This Korean-style soba salad is inspired by a similar salad from Namu Gaji in San Francisco. Photo: Benjamin Seto.
This Korean-style soba salad makes a refreshing, satisfying meal. Photo: Benjamin Seto.

Summer is salad season, and while noodle salad may not seem like a light dish, the crunch and freshness of romaine lettuce and thin strips of cucumber are what makes this soba noodle salad refreshing and satisfying.

This recipe was inspired by a similar soba salad I ate at Namu Gaji, a restaurant in San Francisco. I replicated the crunch of the vegetables with the sweet-spicy vinaigrette, which I made with sesame oil and gochujang, the distinctive Korean chili paste.

Some of the ingredients, like the pine nuts, kimchi and microgreens, are optional. But you definitely can’t skip the romaine, cucumbers and, of course, soba noodles.

Korean-style soba noodle salad

Makes four servings

6 ounces dried soba noodles
1 small head of romaine lettuce (about 2 to 3 cups)
1 Belgian endive
1 English cucumber
2 medium carrots
1 1/2 ounces microgreens
Toasted pine nuts and kimchi for garnish

1/4 cup rice wine vinegar
1/4 cup good quality extra virgin olive oil
2 tablespoons sesame oil
1-2 tablespoons sugar
1 tablespoon gochujang paste

Boil water in a large pot. Add soba noodles with some salt. Cook per package instructions (typically 4 minutes) and drain. Rinse in cold water and drain again, then set aside. (Tip: It’s important to rinse the noodles so they don’t get gummy. After rinsing, add a drizzle of sesame oil and mix to keep the noodles from clumping.)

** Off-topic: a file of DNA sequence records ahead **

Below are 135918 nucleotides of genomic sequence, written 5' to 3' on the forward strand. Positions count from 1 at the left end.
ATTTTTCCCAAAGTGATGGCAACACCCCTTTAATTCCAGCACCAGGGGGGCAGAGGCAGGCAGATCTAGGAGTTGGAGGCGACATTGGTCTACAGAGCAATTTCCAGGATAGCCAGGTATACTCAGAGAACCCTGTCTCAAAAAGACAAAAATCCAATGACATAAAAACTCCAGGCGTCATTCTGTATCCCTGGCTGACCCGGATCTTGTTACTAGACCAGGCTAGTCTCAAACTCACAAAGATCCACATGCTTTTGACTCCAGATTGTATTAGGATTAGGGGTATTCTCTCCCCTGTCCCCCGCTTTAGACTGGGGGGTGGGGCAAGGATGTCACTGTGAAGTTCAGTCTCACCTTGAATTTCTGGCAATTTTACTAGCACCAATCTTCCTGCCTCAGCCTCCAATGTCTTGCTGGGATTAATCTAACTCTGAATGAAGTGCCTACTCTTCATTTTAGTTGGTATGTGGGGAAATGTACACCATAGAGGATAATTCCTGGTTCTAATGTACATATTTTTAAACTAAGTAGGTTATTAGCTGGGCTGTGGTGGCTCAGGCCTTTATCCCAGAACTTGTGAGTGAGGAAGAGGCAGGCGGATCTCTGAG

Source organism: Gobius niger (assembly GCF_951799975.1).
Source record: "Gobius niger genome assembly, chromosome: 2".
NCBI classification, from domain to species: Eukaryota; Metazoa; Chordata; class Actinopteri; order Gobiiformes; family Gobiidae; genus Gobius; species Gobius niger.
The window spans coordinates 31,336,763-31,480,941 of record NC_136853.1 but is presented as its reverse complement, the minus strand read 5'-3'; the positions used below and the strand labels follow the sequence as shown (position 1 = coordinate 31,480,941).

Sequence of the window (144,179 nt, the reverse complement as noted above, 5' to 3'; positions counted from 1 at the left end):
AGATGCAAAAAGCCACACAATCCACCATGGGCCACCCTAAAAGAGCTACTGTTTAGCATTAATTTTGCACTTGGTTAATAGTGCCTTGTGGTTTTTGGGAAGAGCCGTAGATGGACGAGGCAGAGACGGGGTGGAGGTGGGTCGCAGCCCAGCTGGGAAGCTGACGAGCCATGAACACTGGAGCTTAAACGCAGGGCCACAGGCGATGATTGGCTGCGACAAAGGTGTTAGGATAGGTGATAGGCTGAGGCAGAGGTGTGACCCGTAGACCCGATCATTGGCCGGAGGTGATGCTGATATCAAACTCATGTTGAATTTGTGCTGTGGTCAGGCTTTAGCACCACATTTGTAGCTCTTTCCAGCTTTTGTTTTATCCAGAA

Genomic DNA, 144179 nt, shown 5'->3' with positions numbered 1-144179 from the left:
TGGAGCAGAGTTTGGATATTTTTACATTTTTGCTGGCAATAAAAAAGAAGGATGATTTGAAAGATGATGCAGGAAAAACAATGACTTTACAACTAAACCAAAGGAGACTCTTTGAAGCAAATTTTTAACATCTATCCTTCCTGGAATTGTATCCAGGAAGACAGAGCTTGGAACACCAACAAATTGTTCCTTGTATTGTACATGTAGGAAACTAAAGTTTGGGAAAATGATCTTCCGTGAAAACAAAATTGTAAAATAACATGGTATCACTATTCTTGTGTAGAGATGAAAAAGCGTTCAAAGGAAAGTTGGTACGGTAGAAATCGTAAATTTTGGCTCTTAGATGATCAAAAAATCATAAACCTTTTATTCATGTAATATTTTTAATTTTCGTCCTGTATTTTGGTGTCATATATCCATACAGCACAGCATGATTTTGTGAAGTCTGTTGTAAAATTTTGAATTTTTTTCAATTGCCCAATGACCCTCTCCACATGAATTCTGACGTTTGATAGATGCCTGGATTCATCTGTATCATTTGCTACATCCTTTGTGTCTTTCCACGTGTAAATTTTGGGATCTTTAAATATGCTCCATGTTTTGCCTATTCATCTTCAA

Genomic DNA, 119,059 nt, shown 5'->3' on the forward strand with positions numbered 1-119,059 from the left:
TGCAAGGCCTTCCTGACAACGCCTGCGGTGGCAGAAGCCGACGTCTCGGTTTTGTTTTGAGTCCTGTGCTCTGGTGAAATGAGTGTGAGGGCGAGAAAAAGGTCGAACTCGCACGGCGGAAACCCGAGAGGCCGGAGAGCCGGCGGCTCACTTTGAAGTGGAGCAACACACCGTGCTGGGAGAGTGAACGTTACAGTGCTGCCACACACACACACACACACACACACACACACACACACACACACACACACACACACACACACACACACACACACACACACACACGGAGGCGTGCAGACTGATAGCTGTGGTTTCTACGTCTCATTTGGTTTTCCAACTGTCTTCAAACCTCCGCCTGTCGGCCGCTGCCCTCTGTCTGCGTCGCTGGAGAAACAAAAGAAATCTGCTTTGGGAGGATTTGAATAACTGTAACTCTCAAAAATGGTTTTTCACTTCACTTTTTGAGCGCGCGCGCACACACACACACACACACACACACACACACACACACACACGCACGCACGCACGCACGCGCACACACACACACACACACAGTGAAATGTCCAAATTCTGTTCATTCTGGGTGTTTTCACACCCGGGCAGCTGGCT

Chop lettuce and endive lengthwise into thin shreds. Remove seeds from cucumber and cut into long thin, julienned strips like noodles. Do the same for the carrots. Toss lettuce, endive, cucumber, carrots and microgreens in a large salad bowl. Add soba noodles and garnish with kimchi and toasted pine nuts.

In a small bowl, whisk all the ingredients together for the dressing. It’s important to taste to see if you need more sugar or vinegar. When it’s to your taste, drizzle the dressing on the salad right before serving. Eat immediately.

A bowl filled with soba noodles, julienned carrots, lettuce, pine nuts, kimchi and microgreens.
Photo: Benjamin Seto.

Benjamin Seto is the voice behind Focus:Snap:Eat, where you can find additional recipes from his Oakland kitchen.

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Freelancer Benjamin Seto has worked as a reporter and editor for various newspapers around the country, and is currently a communications professional and food writer based in Oakland. Ben is also the...